Results of short run relationship from the first model indicated significance amongst the variables at either 5% or 1% confidence level. FDI and Government Spending showed a direct relationship to GDP whiles inflation and trade openness showed an adverse relationship to GDP. The current level of trade openness showed an adverse and significant relation to GDP, whereas the second lag of trade openness was direct and significant.

The results for the second model showed that FDI inflows to both agricultural and manufacturing sector has a direct and significant impact on economic growth in both long and short run. FDI inflows to service sector showed a direct and significant impact on economic growth in the short run and a adverse and insignificant impact in the long run.


This study adds to literature that FDI has a direct short run impact on economic growth. Also FDI inflows to agricultural and manufacturing sector shows a direct effect on economic growth however, the manufacturing sector has higher effect on economic growth than agricultural sector. FDI in service sector shows an ambiguous effect on economic growth.


Policy makers should re align policies towards attracting more FDI into the country. FDI inflows into the country should be channelled towards improving agricultural and manufacturing sectors. This can be done when infrastructure needed to boost productivity of these sectors are put in place. This would lure investors to invest more in these sectors. Also investors coming into these sectors must be gives investment incentive in order to increase FDI inflows to these sectors.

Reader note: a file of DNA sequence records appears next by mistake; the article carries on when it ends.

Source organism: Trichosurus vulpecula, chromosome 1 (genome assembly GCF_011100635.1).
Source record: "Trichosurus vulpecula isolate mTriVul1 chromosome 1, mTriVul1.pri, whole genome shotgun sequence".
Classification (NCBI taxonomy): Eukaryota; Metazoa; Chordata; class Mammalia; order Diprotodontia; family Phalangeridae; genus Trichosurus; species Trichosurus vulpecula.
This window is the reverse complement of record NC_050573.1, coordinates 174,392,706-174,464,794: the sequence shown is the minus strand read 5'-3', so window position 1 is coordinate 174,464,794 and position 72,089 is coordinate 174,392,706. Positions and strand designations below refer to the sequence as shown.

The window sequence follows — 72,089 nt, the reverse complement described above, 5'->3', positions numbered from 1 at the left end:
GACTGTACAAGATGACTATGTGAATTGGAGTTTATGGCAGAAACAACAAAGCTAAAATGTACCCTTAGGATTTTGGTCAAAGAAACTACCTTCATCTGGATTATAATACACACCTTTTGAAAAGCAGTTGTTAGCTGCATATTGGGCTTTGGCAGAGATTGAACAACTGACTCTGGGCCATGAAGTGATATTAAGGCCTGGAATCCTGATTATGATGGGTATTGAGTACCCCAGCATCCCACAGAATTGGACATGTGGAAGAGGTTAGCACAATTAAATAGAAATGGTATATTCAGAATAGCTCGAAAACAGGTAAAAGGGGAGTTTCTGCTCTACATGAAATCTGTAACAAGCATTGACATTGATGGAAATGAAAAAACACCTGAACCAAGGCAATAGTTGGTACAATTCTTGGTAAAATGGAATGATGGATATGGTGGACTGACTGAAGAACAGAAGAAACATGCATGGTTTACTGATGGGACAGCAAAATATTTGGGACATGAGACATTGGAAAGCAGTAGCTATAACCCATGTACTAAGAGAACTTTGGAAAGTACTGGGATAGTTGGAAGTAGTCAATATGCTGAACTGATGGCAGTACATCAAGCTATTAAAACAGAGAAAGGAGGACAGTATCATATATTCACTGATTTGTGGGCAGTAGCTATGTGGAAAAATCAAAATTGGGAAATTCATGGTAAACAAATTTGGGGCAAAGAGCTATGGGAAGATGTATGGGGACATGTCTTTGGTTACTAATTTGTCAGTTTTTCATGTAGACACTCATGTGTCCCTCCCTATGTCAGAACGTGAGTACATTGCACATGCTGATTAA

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  • Abdul-Aziz, I., Baba, A., Babamu, D.H. (2015), “The influence of Foreign Direct Investment on the productivity of the Industrial Sector in Ghana”, International Journal of Academic Research in Accounting, Finance and Management Sciences, 5(3), 1-13 
  • Accounting, Finance and Management Sciences, Vol. 3, No.1, January 2013, pp. 18–25
  • Adams S. (2009). Foreign Direct investment, domestic investment and economic growth in
  • Alfaro, L., (2003), “Foreign Direct Investment and Growth: Does the Sector Matter?” Working Paper, Harvard Business School.
  • Antwi, S. & Zhao, H. (2013), “Impact of foreign direct investment and Economic Growth in Ghana: A co integrational analysis”, International Journal of Business and Social Research, 3(1), 64-74.
  • Antwi, S., Atta-Mills, E.F. E., Atta-Mills, G. & Xicang Z., (2013), “Impact of Foreign Direct Investment On
  • Asafu -Adjaye, J., (2005), “What has been the impact of foreign direct investment in Ghana”, Institute of Economic Affairs Publication IEA, 2005, Accra, Ghana
  • Asiedu, E., (2002), “On the Determinants of Foreign Direct Investment to Developing Countries: Is Africa Different?” World Development, 30 (1), pp.107-19.